By Agence France-Presse
Brazil’s election of the hard-right Jair Bolsonaro gives Donald Trump a kindred spirit, with the Americas’ two most populous nations to be ruled by brash presidents in tune on issues from climate change to Israel.
The former army captain, who won 55 percent of the vote in Sunday’s second round, has a long history of provocative remarks that might even make Trump blush, from telling a leftist politician she wasn’t “worth raping” to saying he would rather his son die than be gay.
Bolsonaro’s punchy, bare-bones campaign mirrored Trump’s playbook as the Brazilian vowed to crush crime, railed against media coverage, embraced Christian identity and shifted tone sharply from previous leaders’ celebration of ethnic diversity.
Trump congratulated Bolsonaro by telephone, tweeting that the two had an “excellent” call and agreed “that Brazil and the United States will work closely together on trade, military and everything else!”
Steve Bannon, Trump’s campaign manager and champion of right-wing populism, in an interview with Brazilian daily Folha de Sao Paulo hailed Bolsonaro as setting a new path for Latin America.
Bolsonaro’s rise has likewise alarmed US liberals. In a letter to Secretary of State Mike Pompeo, 18 Democratic lawmakers led by Representative Ro Khanna voiced concern about Bolsonaro’s praise of Brazil’s 1964-1985 military dictatorship and urged the Trump administration to tie cooperation to respect for human rights.
With Bolsonaro promising to stack his cabinet with military officers, “it is not inconceivable that Brazil could return to the dark authoritarian days of its recent past,” the lawmakers wrote.
Rare company for Trump
Bolsonaro could be a vital partner for Trump on two of his loneliest international battles — climate change and Israel.
A staunch supporter of agribusiness, Bolsonaro has promised to favor investors over ecologists in the Amazon rainforest. He threatened to join Trump in withdrawing from the Paris climate accord but recently backtracked.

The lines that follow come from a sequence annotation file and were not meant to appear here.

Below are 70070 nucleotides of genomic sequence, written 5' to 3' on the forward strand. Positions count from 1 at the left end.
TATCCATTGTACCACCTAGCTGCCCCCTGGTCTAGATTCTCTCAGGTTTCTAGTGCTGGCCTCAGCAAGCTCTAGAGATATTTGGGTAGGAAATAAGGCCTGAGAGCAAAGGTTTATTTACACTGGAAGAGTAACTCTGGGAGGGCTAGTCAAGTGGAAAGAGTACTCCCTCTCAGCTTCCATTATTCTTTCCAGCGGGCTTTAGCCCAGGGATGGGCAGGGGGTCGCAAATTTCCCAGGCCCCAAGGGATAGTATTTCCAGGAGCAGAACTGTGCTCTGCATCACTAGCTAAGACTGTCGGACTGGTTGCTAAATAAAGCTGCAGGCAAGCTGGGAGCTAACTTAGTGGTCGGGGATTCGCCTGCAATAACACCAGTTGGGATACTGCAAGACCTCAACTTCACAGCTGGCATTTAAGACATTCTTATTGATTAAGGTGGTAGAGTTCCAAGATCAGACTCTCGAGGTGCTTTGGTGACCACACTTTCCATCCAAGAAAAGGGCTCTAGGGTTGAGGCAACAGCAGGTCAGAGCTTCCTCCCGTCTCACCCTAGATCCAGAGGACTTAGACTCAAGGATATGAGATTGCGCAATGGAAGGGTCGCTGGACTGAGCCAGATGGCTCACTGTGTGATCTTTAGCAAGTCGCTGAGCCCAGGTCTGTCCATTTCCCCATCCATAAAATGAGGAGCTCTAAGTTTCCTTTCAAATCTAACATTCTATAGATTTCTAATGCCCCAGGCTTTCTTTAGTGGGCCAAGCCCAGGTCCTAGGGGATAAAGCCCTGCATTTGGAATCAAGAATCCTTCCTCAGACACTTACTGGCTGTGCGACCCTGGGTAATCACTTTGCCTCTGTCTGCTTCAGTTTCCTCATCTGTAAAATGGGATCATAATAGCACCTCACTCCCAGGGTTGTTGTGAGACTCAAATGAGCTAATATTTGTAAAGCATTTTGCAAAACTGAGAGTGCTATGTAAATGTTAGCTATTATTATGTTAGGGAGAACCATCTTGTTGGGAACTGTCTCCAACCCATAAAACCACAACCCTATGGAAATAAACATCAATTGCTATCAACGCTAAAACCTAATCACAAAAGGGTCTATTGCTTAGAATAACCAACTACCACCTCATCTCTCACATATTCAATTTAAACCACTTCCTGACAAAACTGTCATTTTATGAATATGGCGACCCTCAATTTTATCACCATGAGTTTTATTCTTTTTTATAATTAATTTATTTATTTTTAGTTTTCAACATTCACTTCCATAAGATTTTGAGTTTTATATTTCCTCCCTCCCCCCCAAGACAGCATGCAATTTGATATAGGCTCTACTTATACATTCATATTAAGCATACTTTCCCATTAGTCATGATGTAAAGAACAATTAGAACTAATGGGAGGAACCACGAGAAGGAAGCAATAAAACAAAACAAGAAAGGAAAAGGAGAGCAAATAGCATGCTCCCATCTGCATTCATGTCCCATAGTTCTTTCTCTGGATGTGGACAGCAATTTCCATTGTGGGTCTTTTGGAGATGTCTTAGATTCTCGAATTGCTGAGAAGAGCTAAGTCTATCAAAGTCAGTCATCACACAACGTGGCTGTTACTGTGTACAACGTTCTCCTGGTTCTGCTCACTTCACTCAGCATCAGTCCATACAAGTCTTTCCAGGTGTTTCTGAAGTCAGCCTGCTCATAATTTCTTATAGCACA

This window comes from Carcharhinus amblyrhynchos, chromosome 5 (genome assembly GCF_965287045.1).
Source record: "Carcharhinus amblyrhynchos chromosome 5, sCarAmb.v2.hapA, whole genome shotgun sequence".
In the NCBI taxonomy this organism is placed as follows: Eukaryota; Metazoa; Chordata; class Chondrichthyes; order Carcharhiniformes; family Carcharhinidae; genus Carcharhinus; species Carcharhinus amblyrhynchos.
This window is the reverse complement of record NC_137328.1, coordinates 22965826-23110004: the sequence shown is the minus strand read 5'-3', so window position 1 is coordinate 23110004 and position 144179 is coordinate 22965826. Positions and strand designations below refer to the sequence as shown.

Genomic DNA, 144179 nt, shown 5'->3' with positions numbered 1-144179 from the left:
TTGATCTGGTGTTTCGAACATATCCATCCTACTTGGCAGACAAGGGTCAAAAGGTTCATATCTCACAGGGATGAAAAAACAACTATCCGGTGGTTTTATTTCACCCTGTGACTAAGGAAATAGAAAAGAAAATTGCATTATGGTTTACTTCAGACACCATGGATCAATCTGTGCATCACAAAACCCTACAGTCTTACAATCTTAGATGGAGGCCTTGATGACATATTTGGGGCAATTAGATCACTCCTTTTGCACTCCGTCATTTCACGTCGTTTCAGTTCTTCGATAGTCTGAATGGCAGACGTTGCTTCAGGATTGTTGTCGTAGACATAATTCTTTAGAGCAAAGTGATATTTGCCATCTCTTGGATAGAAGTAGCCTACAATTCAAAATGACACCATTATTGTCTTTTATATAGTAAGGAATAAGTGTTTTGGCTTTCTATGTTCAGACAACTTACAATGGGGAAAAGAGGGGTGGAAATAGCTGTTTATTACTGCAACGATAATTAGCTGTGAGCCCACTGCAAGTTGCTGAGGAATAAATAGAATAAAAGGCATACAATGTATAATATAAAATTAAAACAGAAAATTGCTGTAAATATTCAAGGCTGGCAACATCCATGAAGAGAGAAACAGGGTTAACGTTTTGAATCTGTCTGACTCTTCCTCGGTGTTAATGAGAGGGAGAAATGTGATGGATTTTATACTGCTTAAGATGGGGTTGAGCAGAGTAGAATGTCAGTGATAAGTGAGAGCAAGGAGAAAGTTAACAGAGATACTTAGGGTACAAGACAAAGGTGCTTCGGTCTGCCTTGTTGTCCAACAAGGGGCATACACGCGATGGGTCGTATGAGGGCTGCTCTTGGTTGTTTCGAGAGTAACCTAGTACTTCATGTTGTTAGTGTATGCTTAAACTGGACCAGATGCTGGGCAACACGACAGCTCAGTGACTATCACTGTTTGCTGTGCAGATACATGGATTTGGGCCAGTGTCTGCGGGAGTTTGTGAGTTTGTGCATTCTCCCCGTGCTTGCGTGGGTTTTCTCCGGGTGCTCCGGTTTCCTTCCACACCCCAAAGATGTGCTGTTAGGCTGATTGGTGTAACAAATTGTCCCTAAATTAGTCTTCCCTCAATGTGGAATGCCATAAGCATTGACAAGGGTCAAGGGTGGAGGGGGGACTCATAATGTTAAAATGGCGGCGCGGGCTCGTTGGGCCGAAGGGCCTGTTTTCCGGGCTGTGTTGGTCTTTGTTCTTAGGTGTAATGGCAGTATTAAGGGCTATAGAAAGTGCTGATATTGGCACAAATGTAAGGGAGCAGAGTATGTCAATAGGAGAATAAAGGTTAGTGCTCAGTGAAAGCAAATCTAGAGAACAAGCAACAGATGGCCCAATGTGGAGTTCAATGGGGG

Bolsonaro has also spoken of moving Brazil’s embassy in Tel Aviv to Jerusalem, becoming the only major country other than the United States to do so after Trump recognized the disputed holy city as Israel’s capital.
Closer to home, Bolsonaro will likely join Trump and Colombia’s new conservative president, Ivan Duque, in ramping up pressure on Venezuela’s left-wing government which is battling hyperinflation and an exodus of citizens who struggle to pay for basic goods.
And Bolsonaro shares Trump’s assertive pushback against a rising China. Bolsonaro in February visited Taiwan — which Beijing considers a renegade province — and has accused China of “buying Brazil.”
But Bolsonaro and Trump face fundamentally different backdrops, with the Brazilian leader elected in the wake of economic crisis.
“It’s one thing to govern using social networks when it doesn’t matter what you say; the economy is doing well,” said Joel Velasco, a principal at the Albright Stonebridge strategy group and former advisor to the US ambassador in Brazil.
“Bolsonaro is going to have to be much more careful about what he says because he has an economy which is much more fragile,” he said.
Brazil is the world’s top exporter of beef and second-largest exporter of soybeans and, with China and Islamic countries as vital markets, he may need to think twice about the impact of his actions, Velasco said.
Rallying behind US
If actions remain to be seen, “certainly on the rhetoric Brazil will be much more willing to sign on to statements and otherwise with the US,” Velasco said.
Brazil for decades has emphasized multilateralism over alliances. It is part of a push to expand the permanent membership of the UN Security Council, where the United States is one of five countries wielding veto power.
With Bolsonaro like Trump holding the global body in low esteem, it is unlikely he will prioritize the Security Council, Velasco said.
But Roberta Braga, an associate director at the Atlantic Council’s Latin America Center, doubted how much the military man would focus on foreign policy.
“Bolsonaro is far more likely to begin with a turn inward and a focus on the implementation of domestic policies to curb urban violence and curb Brazil’s debt,” she said.
James Roberts, a research fellow at the conservative Heritage Foundation, said the United States and Brazil could work on a free trade agreement, with Bolsonaro eager to welcome investors.
“There are a lot of parallels and I think a lot of opportunities for a much improved US-Brazil relationship,” Roberts said.